By Lauren Crothers
PHNOM PENH, Cambodia (AA) – Cambodia’s approximately 700,000 garment workers are set to earn a $153 minimum wage per month starting next year, which the leader of the country’s largest union said was an unsatisfactory outcome from this year’s wage talks.
The country’s tripartite Labor Advisory Committee -- made up of representatives from unions, factories and the government’s Labor Ministry -- set the new wage with a vote Thursday.
Moeun Tola, executive director of the Center for Alliance of Labor and Human Rights (Central) told Anadolu Agency that there were 22 votes in favor of setting the wage at $148 -- the number put forth by the government.
“[Prime Minister] Hun Sen topped up by $5, so the new minimum wage is $153,” he said.
The current wage is $140. The garment sector is worth around $5.7 billion to Cambodia’s economy.
Labor Ministry spokesman Heng Suor did not return a request for comment.
A report issued this week by Central said workers felt “that on average a living wage should be $321 per month, earned during a standard work month consisting of 8 hours a day, 26 days per month” in order to meet the rising costs of living in Cambodia.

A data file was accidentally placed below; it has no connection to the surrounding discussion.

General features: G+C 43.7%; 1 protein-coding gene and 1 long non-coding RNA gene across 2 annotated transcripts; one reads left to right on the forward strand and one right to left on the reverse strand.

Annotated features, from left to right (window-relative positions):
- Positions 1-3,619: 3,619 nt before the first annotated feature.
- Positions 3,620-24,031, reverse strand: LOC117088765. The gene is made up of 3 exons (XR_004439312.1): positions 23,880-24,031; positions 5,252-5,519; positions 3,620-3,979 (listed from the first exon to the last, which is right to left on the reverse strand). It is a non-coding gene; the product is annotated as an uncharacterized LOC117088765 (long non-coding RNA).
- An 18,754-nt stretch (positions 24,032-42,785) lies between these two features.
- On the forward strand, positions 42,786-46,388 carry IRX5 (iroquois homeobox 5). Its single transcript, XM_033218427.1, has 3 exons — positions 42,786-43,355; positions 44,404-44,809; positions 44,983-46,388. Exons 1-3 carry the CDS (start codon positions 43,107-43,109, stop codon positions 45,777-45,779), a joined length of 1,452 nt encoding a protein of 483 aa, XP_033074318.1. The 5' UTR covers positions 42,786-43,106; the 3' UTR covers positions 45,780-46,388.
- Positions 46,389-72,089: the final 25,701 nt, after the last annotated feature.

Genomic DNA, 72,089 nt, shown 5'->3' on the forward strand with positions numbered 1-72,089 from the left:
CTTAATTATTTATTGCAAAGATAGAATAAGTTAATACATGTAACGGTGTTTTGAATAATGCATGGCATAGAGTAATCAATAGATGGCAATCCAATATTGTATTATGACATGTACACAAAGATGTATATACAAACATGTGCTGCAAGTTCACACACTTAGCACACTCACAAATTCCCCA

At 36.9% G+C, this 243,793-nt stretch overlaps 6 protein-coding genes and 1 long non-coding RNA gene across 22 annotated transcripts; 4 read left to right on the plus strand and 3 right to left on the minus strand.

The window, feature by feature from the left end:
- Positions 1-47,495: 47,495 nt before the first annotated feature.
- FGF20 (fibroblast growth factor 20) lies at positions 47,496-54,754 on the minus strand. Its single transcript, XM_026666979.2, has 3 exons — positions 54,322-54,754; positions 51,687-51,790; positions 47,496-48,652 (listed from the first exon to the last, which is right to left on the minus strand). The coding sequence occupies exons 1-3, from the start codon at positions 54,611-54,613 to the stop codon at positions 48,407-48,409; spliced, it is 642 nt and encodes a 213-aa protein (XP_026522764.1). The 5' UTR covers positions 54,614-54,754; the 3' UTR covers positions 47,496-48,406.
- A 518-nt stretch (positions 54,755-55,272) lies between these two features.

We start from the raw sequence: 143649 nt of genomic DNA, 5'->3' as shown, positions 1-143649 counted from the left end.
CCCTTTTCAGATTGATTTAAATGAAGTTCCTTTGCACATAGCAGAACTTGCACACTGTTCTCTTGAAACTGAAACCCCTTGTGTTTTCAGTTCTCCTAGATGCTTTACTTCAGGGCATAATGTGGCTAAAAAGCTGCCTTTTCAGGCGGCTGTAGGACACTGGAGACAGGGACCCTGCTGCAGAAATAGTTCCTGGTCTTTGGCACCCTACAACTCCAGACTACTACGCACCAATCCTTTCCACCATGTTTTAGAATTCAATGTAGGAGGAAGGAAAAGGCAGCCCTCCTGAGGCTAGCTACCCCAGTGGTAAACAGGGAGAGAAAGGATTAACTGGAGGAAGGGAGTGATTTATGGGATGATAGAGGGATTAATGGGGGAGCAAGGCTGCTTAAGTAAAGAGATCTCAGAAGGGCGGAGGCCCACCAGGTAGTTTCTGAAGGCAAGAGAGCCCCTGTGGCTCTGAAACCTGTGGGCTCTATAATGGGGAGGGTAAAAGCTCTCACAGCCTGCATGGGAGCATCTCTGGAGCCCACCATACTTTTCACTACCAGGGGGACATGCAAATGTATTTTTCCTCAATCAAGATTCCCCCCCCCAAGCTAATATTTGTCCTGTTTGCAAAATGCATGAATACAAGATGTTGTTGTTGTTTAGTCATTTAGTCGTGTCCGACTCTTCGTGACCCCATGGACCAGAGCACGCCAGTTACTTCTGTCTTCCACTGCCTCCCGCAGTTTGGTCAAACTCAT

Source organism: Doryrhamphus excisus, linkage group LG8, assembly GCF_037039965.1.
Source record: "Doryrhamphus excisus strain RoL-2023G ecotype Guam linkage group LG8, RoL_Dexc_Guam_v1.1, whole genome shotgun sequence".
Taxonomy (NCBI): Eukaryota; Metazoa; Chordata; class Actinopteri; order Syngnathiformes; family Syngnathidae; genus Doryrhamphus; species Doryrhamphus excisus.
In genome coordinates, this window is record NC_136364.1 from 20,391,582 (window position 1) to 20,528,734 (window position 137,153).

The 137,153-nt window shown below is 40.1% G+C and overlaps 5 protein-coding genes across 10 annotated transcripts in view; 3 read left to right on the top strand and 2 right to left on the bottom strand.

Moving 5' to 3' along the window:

Speaking to Anadolu Agency after the wage announcement Thursday, Ath Thorn, president of the Coalition of Cambodian Apparel Workers' Democratic Union, said he wasn’t happy with the outcome.
“We are not satisfied, because the proposal we put forward was $171. We have not yet discussed [the new wage] with out members.”
He said union discussions would be held after the Pchum Ben religious holiday, which will see the capital empty out over the next few days as people head home to spend it with their families around the country.
It remains to be seen if any discontent over the new wage will see workers down tools and stage protests like they did in 2013 and early 2014.
Those protests were fatally shut down by government forces, when five people were shot dead.
The introduction of the new wage also comes against the backdrop of Cambodia’s new Union Law, which was passed by the National Assembly in April, and which critics said would make it harder for unions to stage protests.
“I think it won’t be easy to strike, because the new… law affects human rights,” Thorn told Anadolu Agency. “Some unions, including me, are also under court supervision. Even though I’m not satisfied, I don’t have any feeling to do protests.”
William Conklin, Cambodia country director of the United States-based Solidarity Center, told Anadolu Agency on Thursday that the new wage “is a long way from what the unions wanted”.
“They just have to push for more collective bargaining,” he said. “That will be the best way. Obviously there are various actions -- unions have actions they can take that are just not outright strikes. We hope employers will understand this is the new floor, and that the wages will be built on this.”